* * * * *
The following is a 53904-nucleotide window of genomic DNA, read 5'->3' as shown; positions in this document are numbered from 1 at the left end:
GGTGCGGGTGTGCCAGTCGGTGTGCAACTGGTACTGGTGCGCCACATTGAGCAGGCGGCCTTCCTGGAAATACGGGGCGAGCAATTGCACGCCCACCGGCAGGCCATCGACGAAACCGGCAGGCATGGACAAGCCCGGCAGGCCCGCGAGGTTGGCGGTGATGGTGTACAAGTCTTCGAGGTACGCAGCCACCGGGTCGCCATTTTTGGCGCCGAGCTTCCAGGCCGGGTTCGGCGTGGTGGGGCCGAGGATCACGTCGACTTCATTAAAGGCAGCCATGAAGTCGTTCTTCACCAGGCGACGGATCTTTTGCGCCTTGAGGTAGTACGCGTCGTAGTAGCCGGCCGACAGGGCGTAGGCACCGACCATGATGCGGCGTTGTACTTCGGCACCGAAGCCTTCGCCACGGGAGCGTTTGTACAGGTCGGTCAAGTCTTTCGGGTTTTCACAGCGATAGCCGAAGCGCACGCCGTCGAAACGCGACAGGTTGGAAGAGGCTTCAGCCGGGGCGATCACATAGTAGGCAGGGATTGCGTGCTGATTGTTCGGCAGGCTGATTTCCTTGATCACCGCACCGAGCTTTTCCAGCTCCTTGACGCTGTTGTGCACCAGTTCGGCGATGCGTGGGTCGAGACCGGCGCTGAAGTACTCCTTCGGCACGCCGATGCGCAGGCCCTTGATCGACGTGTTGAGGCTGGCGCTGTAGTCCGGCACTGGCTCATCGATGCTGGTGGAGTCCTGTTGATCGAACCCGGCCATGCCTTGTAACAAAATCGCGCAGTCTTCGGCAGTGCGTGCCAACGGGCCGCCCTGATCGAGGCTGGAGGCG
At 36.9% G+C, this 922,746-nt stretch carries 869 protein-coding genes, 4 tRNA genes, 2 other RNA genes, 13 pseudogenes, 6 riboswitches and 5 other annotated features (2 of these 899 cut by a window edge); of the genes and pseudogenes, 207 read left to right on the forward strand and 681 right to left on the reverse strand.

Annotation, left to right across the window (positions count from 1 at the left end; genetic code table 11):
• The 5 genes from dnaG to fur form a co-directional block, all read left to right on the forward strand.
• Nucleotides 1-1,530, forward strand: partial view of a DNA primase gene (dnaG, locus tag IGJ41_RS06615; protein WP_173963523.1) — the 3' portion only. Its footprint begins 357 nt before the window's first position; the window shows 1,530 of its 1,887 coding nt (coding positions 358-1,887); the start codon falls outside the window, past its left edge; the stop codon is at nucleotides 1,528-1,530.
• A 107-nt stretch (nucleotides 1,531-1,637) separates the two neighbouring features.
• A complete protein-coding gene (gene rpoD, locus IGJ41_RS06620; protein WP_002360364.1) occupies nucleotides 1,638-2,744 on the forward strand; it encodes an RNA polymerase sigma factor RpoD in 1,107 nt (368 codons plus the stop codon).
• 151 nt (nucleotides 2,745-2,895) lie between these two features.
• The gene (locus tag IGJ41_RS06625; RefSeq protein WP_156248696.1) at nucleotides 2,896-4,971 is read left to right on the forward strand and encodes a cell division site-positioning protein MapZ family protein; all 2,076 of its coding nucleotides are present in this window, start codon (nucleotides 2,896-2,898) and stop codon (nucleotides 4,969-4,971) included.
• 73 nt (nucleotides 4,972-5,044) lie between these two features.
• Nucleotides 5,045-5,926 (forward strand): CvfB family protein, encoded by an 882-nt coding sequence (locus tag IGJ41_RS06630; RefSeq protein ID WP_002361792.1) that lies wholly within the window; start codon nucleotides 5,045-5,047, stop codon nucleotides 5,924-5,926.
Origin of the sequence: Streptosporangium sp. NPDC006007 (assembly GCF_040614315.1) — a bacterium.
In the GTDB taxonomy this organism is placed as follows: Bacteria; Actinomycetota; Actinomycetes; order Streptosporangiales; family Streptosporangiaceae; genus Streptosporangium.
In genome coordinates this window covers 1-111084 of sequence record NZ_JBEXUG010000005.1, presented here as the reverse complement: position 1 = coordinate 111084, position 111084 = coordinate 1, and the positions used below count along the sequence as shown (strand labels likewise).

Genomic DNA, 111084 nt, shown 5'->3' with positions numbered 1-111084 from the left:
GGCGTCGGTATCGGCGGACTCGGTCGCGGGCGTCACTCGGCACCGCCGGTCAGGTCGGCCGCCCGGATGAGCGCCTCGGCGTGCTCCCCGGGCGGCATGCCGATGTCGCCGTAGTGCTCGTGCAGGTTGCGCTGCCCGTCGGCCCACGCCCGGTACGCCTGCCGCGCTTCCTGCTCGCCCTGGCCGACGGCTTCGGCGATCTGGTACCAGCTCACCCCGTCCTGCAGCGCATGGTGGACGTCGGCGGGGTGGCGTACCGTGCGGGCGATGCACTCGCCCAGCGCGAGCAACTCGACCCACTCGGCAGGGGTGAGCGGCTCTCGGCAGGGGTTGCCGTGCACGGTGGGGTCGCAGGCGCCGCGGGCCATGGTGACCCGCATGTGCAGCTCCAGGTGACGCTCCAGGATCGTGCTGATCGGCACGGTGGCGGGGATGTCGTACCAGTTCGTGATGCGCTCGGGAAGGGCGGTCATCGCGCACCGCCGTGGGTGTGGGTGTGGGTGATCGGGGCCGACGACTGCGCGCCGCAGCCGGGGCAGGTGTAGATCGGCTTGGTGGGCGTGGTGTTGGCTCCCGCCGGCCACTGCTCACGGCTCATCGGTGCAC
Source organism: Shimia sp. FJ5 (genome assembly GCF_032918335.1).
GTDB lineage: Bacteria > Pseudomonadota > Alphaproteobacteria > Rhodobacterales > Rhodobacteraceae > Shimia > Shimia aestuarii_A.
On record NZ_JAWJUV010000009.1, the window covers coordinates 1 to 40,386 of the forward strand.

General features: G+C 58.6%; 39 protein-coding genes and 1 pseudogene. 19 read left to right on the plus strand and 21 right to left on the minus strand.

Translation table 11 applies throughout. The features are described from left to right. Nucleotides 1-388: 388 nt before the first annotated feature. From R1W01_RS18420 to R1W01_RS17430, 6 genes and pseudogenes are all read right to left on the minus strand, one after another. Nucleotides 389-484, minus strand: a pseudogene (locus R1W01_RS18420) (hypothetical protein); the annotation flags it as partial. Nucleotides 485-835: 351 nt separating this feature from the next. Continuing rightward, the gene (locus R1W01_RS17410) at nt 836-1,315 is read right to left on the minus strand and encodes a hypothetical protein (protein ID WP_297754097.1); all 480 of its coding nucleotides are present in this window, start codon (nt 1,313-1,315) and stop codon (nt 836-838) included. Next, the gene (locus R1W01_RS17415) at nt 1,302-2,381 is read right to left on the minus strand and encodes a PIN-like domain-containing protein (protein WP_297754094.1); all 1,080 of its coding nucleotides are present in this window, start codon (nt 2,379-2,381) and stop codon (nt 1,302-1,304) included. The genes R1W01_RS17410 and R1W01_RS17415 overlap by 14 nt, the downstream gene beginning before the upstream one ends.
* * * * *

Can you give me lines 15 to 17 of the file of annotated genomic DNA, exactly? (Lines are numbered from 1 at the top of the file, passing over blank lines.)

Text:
In genome coordinates this window covers 1-111084 of sequence record NZ_JBEXUG010000005.1, presented here as the reverse complement: position 1 = coordinate 111084, position 111084 = coordinate 1, and the positions used below count along the sequence as shown (strand labels likewise).

Genomic DNA, 111084 nt, shown 5'->3' with positions numbered 1-111084 from the left:
GGCGTCGGTATCGGCGGACTCGGTCGCGGGCGTCACTCGGCACCGCCGGTCAGGTCGGCCGCCCGGATGAGCGCCTCGGCGTGCTCCCCGGGCGGCATGCCGATGTCGCCGTAGTGCTCGTGCAGGTTGCGCTGCCCGTCGGCCCACGCCCGGTACGCCTGCCGCGCTTCCTGCTCGCCCTGGCCGACGGCTTCGGCGATCTGGTACCAGCTCACCCCGTCCTGCAGCGCATGGTGGACGTCGGCGGGGTGGCGTACCGTGCGGGCGATGCACTCGCCCAGCGCGAGCAACTCGACCCACTCGGCAGGGGTGAGCGGCTCTCGGCAGGGGTTGCCGTGCACGGTGGGGTCGCAGGCGCCGCGGGCCATGGTGACCCGCATGTGCAGCTCCAGGTGACGCTCCAGGATCGTGCTGATCGGCACGGTGGCGGGGATGTCGTACCAGTTCGTGATGCGCTCGGGAAGGGCGGTCATCGCGCACCGCCGTGGGTGTGGGTGTGGGTGATCGGGGCCGACGACTGCGCGCCGCAGCCGGGGCAGGTGTAGATCGGCTTGGTGGGCGTGGTGTTGGCTCCCGCCGGCCACTGCTCACGGCTCATCGGTGCAC